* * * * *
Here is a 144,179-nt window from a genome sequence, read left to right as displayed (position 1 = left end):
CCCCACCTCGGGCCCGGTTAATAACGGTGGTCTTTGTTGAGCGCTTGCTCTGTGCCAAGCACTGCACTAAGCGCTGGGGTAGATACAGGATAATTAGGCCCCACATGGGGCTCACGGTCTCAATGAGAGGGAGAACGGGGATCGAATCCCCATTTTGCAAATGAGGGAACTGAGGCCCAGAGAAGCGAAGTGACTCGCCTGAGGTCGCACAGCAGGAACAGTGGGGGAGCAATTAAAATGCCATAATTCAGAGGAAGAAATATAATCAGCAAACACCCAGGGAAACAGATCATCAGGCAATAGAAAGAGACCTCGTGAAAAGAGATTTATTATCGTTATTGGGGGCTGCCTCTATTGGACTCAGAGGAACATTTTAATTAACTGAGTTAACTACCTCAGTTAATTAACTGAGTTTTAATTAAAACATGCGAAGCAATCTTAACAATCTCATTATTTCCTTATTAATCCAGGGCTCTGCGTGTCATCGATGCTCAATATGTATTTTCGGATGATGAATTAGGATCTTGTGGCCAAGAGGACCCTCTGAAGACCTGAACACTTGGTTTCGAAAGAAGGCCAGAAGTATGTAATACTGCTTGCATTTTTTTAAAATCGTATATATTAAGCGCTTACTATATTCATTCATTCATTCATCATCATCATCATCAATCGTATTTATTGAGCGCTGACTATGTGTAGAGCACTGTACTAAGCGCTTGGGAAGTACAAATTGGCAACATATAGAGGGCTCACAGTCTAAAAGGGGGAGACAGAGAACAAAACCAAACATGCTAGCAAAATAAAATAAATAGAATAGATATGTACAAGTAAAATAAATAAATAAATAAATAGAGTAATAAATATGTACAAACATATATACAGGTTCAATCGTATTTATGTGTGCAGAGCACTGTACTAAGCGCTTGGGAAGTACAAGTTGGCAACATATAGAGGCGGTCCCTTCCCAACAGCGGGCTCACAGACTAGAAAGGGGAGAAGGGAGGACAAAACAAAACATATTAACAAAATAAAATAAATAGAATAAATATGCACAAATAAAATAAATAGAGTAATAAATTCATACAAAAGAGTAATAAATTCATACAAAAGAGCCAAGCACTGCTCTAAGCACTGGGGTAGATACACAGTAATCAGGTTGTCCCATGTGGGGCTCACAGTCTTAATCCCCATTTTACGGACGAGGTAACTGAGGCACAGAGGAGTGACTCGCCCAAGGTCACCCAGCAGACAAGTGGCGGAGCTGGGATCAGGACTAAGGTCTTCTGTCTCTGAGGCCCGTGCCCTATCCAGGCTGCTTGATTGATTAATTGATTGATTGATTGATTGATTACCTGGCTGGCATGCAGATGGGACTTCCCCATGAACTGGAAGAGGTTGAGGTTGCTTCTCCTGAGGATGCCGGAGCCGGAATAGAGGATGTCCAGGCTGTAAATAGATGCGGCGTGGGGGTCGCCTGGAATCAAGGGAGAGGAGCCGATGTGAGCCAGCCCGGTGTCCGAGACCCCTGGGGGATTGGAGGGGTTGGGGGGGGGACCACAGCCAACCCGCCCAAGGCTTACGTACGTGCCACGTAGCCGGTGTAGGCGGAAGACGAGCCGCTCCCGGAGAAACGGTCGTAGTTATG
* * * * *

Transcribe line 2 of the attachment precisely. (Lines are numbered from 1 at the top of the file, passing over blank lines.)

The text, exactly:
CCCCACCTCGGGCCCGGTTAATAACGGTGGTCTTTGTTGAGCGCTTGCTCTGTGCCAAGCACTGCACTAAGCGCTGGGGTAGATACAGGATAATTAGGCCCCACATGGGGCTCACGGTCTCAATGAGAGGGAGAACGGGGATCGAATCCCCATTTTGCAAATGAGGGAACTGAGGCCCAGAGAAGCGAAGTGACTCGCCTGAGGTCGCACAGCAGGAACAGTGGGGGAGCAATTAAAATGCCATAATTCAGAGGAAGAAATATAATCAGCAAACACCCAGGGAAACAGATCATCAGGCAATAGAAAGAGACCTCGTGAAAAGAGATTTATTATCGTTATTGGGGGCTGCCTCTATTGGACTCAGAGGAACATTTTAATTAACTGAGTTAACTACCTCAGTTAATTAACTGAGTTTTAATTAAAACATGCGAAGCAATCTTAACAATCTCATTATTTCCTTATTAATCCAGGGCTCTGCGTGTCATCGATGCTCAATATGTATTTTCGGATGATGAATTAGGATCTTGTGGCCAAGAGGACCCTCTGAAGACCTGAACACTTGGTTTCGAAAGAAGGCCAGAAGTATGTAATACTGCTTGCATTTTTTTAAAATCGTATATATTAAGCGCTTACTATATTCATTCATTCATTCATCATCATCATCATCAATCGTATTTATTGAGCGCTGACTATGTGTAGAGCACTGTACTAAGCGCTTGGGAAGTACAAATTGGCAACATATAGAGGGCTCACAGTCTAAAAGGGGGAGACAGAGAACAAAACCAAACATGCTAGCAAAATAAAATAAATAGAATAGATATGTACAAGTAAAATAAATAAATAAATAAATAGAGTAATAAATATGTACAAACATATATACAGGTTCAATCGTATTTATGTGTGCAGAGCACTGTACTAAGCGCTTGGGAAGTACAAGTTGGCAACATATAGAGGCGGTCCCTTCCCAACAGCGGGCTCACAGACTAGAAAGGGGAGAAGGGAGGACAAAACAAAACATATTAACAAAATAAAATAAATAGAATAAATATGCACAAATAAAATAAATAGAGTAATAAATTCATACAAAAGAGTAATAAATTCATACAAAAGAGCCAAGCACTGCTCTAAGCACTGGGGTAGATACACAGTAATCAGGTTGTCCCATGTGGGGCTCACAGTCTTAATCCCCATTTTACGGACGAGGTAACTGAGGCACAGAGGAGTGACTCGCCCAAGGTCACCCAGCAGACAAGTGGCGGAGCTGGGATCAGGACTAAGGTCTTCTGTCTCTGAGGCCCGTGCCCTATCCAGGCTGCTTGATTGATTAATTGATTGATTGATTGATTGATTACCTGGCTGGCATGCAGATGGGACTTCCCCATGAACTGGAAGAGGTTGAGGTTGCTTCTCCTGAGGATGCCGGAGCCGGAATAGAGGATGTCCAGGCTGTAAATAGATGCGGCGTGGGGGTCGCCTGGAATCAAGGGAGAGGAGCCGATGTGAGCCAGCCCGGTGTCCGAGACCCCTGGGGGATTGGAGGGGTTGGGGGGGGGACCACAGCCAACCCGCCCAAGGCTTACGTACGTGCCACGTAGCCGGTGTAGGCGGAAGACGAGCCGCTCCCGGAGAAACGGTCGTAGTTATG